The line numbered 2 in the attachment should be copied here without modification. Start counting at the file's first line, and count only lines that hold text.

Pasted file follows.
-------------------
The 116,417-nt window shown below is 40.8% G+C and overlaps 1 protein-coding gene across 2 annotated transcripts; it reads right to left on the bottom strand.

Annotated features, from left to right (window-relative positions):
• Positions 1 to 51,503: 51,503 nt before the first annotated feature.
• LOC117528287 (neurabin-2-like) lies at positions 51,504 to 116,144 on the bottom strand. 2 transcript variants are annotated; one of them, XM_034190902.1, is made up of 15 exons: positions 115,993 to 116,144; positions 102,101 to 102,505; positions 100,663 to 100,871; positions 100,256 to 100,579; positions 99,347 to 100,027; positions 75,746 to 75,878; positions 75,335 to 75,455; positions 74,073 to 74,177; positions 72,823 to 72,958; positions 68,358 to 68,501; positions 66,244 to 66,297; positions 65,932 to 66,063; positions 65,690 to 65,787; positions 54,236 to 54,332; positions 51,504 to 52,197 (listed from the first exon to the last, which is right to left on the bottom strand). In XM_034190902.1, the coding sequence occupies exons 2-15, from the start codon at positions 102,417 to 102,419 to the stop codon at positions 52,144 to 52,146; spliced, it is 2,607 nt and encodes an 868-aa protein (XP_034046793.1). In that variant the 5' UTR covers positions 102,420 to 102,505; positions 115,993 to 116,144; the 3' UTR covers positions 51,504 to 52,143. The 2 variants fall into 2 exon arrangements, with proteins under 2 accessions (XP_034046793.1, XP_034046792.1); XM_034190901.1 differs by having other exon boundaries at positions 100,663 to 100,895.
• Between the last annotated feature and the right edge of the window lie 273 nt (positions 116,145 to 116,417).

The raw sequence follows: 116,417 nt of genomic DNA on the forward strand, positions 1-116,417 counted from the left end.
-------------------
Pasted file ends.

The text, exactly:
Annotated features, from left to right (window-relative positions):